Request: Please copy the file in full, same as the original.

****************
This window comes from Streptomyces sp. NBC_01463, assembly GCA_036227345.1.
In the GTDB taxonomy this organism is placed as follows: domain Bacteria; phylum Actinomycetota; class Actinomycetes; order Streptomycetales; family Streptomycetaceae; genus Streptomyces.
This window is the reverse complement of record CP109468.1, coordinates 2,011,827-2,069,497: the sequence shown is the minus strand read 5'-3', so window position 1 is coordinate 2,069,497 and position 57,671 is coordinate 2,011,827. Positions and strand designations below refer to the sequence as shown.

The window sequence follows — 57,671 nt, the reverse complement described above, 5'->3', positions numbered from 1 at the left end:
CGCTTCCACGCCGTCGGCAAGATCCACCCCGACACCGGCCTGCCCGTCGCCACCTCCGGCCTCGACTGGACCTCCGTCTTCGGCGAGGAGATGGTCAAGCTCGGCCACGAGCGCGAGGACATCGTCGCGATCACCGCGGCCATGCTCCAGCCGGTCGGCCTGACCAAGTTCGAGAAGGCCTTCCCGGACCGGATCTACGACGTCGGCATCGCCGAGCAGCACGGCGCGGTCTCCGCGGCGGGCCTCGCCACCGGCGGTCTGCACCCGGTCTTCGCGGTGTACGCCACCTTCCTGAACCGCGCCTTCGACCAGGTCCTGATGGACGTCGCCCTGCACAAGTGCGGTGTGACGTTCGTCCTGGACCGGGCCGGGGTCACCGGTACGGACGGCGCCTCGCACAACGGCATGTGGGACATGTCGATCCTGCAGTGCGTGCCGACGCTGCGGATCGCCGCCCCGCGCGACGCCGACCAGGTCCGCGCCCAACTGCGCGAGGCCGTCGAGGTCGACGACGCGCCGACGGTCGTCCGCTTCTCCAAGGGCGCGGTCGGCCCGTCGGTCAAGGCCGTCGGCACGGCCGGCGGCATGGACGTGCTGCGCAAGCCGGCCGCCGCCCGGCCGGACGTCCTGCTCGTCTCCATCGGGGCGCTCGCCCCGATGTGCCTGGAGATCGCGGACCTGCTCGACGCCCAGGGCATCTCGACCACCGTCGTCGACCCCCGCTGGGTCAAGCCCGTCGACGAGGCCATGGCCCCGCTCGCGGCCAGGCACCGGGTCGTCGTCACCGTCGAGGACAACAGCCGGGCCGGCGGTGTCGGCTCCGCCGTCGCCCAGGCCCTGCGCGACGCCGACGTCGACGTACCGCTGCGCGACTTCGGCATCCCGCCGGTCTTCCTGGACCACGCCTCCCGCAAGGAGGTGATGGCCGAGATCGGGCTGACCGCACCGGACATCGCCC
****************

This window comes from Streptomyces sp. NBC_01463, assembly GCA_036227345.1.
In the GTDB taxonomy this organism is placed as follows: domain Bacteria; phylum Actinomycetota; class Actinomycetes; order Streptomycetales; family Streptomycetaceae; genus Streptomyces.
This window is the reverse complement of record CP109468.1, coordinates 2,011,827-2,069,497: the sequence shown is the minus strand read 5'-3', so window position 1 is coordinate 2,069,497 and position 57,671 is coordinate 2,011,827. Positions and strand designations below refer to the sequence as shown.

The window sequence follows — 57,671 nt, the reverse complement described above, 5'->3', positions numbered from 1 at the left end:
CGCTTCCACGCCGTCGGCAAGATCCACCCCGACACCGGCCTGCCCGTCGCCACCTCCGGCCTCGACTGGACCTCCGTCTTCGGCGAGGAGATGGTCAAGCTCGGCCACGAGCGCGAGGACATCGTCGCGATCACCGCGGCCATGCTCCAGCCGGTCGGCCTGACCAAGTTCGAGAAGGCCTTCCCGGACCGGATCTACGACGTCGGCATCGCCGAGCAGCACGGCGCGGTCTCCGCGGCGGGCCTCGCCACCGGCGGTCTGCACCCGGTCTTCGCGGTGTACGCCACCTTCCTGAACCGCGCCTTCGACCAGGTCCTGATGGACGTCGCCCTGCACAAGTGCGGTGTGACGTTCGTCCTGGACCGGGCCGGGGTCACCGGTACGGACGGCGCCTCGCACAACGGCATGTGGGACATGTCGATCCTGCAGTGCGTGCCGACGCTGCGGATCGCCGCCCCGCGCGACGCCGACCAGGTCCGCGCCCAACTGCGCGAGGCCGTCGAGGTCGACGACGCGCCGACGGTCGTCCGCTTCTCCAAGGGCGCGGTCGGCCCGTCGGTCAAGGCCGTCGGCACGGCCGGCGGCATGGACGTGCTGCGCAAGCCGGCCGCCGCCCGGCCGGACGTCCTGCTCGTCTCCATCGGGGCGCTCGCCCCGATGTGCCTGGAGATCGCGGACCTGCTCGACGCCCAGGGCATCTCGACCACCGTCGTCGACCCCCGCTGGGTCAAGCCCGTCGACGAGGCCATGGCCCCGCTCGCGGCCAGGCACCGGGTCGTCGTCACCGTCGAGGACAACAGCCGGGCCGGCGGTGTCGGCTCCGCCGTCGCCCAGGCCCTGCGCGACGCCGACGTCGACGTACCGCTGCGCGACTTCGGCATCCCGCCGGTCTTCCTGGACCACGCCTCCCGCAAGGAGGTGATGGCCGAGATCGGGCTGACCGCACCGGACATCGCCC